For more information about NEA Big Read: CALS, contact Mark Christ at (501) 918-3069 or mchrist@cals.org.

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Little Rock Look Back: First Little Rock High School graduation

The Sherman School at 7th and Sherman Streets, which contained Little Rock’s first high school. It is now the site of the Kramer School apartments.

On June 13, 1873, the first Little Rock High School graduation ceremony took place. Newspaper accounts do not indicate how many were in the class.

The ceremony took place at the Centenary Methodist Episcopal Church, North, which was located on Main Street in the 400 block.  (Part of the Little Rock Technology Park is now on a portion of that site.)

Miss Eva K. Smith, the class Salutatorian was unable to attend and bring opening remarks due to illness.  However, several other speeches by students were given including “Earth’s Battlefields” by Mattie A. Chrisman, “Arkansas, Her Past and Future” by Marcus Mentzer, “Turning the Leaves” by Mary W. Smith, and “Water” by Ella Wood.  Mr. Mentzer also delivered a valedictory address which was praised by those in attendance, according to newspaper accounts.

School Board President Frederick Kramer also made remarks as did the school’s principal, Mr. Helm, and General A. W. Bishop.  Mr. Kramer also passed out the diplomas.

While education opportunities had been offered in Little Rock since the 1820s, these had been with private tutors or private academies.  A one room public school was created in the 1850s and governed by the City of Little Rock. No records exist of anyone graduating from that school.  In February 1869, the Arkansas General Assembly authorized the creation of school districts in cities as separate entities.  Little Rock voters approved the establishment of a Little Rock public school system.  Classes began in the autumn of 1869.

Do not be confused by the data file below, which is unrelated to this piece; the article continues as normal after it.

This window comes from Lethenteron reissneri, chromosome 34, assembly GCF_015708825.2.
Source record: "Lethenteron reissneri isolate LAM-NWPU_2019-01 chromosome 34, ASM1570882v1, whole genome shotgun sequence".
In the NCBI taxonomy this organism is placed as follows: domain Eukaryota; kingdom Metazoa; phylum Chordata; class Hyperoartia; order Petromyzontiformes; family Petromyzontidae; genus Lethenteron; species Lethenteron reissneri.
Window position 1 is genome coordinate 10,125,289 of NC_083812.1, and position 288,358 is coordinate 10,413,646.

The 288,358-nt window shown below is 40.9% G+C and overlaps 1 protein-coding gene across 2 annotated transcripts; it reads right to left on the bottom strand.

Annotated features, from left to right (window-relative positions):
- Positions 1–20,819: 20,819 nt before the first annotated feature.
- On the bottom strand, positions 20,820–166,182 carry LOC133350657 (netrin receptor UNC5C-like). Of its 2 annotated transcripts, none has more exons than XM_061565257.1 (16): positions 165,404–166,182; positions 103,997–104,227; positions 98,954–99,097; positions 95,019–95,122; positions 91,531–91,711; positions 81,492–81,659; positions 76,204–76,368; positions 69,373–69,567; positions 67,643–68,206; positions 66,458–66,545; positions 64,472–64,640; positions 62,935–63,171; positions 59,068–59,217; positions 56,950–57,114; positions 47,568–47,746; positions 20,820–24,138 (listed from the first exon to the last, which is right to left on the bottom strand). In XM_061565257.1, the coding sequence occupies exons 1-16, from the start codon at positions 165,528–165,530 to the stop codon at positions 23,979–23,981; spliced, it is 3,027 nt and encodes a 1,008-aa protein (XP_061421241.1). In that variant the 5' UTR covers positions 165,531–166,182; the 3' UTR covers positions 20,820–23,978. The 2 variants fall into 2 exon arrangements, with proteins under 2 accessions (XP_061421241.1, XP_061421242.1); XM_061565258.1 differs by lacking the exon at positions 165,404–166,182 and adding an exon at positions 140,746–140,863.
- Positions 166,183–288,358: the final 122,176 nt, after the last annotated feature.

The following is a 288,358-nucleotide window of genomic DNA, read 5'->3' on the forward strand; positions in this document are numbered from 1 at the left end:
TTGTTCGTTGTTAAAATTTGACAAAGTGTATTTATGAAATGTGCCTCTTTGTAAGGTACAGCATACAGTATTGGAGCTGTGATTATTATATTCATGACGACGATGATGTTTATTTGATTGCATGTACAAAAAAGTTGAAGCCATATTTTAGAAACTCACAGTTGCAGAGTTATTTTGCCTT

The Sherman School was originally built as one of Little Rock’s elementary schools but also contained the first high school classes.  In 1885, high school classes moved to 14th and Scott Streets to the Scott Street School. In 1890, they moved to the Peabody School at Capitol and Gaines Streets where they were located until the new Little Rock High School opened in 1905. This building was constructed on the site of the old Scott Street School. Today it is the East Side lofts. It served as Little Rock High School until 1927 when what is now Little Rock Central High School opened.

In the 1860s and 1870s, African American students studied at Capitol Hill and Union schools, which both contained elementary and secondary classes. By the early 1900s, Gibbs High School had opened as a new elementary and secondary school for African American students. It would serve as the City’s African American high school until Dunbar opened in 1929.

On Anne Frank’s birthday – a look at the Anne Frank trees in Little Rock

Ninety years ago today, on June 12, 1929, Anne Frank was born in Frankfurt, Germany.  Through her diary, she has inspired generations with her courage as her family was in hiding from the Nazis.  During the two years she and her family were in seclusion, she looked out and saw a white horse chestnut tree from her window.

In 2009, the Anne Frank Center USA announced an initiative to place saplings from the tree at various locations throughout the United States.  Little Rock became the only city to receive two saplings.  One to be placed at Central High School, the other to be placed at the Clinton Presidential Center.